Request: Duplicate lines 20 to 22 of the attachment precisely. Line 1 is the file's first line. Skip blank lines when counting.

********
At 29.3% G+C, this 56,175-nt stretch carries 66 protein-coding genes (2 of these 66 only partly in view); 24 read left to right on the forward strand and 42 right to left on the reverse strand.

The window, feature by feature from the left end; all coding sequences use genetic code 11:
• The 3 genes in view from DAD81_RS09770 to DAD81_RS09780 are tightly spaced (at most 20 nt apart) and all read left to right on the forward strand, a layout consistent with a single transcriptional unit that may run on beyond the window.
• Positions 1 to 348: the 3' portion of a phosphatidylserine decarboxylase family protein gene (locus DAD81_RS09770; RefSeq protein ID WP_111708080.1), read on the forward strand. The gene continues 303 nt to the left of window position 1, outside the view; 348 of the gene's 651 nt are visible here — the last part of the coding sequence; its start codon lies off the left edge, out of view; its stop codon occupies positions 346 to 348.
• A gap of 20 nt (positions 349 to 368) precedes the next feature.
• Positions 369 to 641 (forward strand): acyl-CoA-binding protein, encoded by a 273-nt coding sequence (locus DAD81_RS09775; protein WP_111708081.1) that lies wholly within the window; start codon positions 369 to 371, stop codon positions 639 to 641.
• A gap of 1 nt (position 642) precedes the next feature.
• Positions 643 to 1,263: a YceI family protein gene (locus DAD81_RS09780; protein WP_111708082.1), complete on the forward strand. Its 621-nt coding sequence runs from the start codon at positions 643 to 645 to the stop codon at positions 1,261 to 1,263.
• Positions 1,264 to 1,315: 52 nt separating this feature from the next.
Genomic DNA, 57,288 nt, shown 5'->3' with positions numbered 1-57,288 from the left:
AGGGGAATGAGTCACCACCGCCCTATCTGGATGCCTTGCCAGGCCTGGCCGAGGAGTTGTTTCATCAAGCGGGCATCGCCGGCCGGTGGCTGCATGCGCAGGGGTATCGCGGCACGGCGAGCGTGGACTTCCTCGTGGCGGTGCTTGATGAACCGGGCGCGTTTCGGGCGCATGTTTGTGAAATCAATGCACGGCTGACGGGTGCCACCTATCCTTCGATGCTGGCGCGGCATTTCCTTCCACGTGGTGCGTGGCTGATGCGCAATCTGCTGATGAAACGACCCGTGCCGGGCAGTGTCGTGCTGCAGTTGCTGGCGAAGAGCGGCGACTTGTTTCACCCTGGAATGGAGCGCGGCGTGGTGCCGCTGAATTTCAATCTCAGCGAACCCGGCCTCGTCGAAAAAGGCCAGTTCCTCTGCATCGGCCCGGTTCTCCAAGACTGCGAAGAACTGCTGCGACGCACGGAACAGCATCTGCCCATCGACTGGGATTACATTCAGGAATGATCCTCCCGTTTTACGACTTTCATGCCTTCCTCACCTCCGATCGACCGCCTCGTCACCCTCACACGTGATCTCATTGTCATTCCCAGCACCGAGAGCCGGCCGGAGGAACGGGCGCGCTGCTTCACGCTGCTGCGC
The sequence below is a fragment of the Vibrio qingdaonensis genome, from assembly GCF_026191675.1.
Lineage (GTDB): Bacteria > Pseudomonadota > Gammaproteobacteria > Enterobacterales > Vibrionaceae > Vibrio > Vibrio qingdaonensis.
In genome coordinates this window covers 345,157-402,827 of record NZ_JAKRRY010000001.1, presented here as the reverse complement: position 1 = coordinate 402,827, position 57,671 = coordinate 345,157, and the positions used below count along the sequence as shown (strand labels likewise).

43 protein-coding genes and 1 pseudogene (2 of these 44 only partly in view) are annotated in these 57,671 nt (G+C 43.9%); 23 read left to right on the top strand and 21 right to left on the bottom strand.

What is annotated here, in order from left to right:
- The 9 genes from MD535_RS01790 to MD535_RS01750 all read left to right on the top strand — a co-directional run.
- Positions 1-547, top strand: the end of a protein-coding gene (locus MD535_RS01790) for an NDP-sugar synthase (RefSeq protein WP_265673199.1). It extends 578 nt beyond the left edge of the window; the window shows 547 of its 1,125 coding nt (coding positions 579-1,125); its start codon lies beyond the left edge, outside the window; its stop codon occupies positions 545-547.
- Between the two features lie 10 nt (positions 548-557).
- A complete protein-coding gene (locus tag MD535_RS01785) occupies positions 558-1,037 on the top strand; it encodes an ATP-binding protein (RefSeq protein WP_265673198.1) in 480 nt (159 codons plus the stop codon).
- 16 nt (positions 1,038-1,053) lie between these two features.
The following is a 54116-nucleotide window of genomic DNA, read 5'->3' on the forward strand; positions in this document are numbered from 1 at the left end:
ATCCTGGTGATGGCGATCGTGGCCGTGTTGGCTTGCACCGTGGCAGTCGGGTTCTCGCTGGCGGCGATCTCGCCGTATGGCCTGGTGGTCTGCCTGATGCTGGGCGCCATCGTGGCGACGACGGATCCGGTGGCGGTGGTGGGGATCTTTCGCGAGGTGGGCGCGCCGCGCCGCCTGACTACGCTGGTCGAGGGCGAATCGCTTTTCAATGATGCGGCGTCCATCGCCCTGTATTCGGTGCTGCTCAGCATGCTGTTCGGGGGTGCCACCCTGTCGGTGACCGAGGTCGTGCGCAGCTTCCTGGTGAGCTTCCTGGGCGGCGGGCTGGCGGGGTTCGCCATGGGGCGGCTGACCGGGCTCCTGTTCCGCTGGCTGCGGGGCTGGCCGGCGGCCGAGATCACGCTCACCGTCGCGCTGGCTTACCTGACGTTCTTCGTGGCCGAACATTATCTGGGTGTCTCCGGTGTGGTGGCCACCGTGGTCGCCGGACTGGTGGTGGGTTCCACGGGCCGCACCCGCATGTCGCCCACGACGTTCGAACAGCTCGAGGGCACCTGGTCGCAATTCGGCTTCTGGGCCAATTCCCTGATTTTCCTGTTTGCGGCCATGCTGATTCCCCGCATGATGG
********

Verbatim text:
- A complete protein-coding gene (locus tag MD535_RS01785) occupies positions 558-1,037 on the top strand; it encodes an ATP-binding protein (RefSeq protein WP_265673198.1) in 480 nt (159 codons plus the stop codon).
- 16 nt (positions 1,038-1,053) lie between these two features.
The following is a 54116-nucleotide window of genomic DNA, read 5'->3' on the forward strand; positions in this document are numbered from 1 at the left end: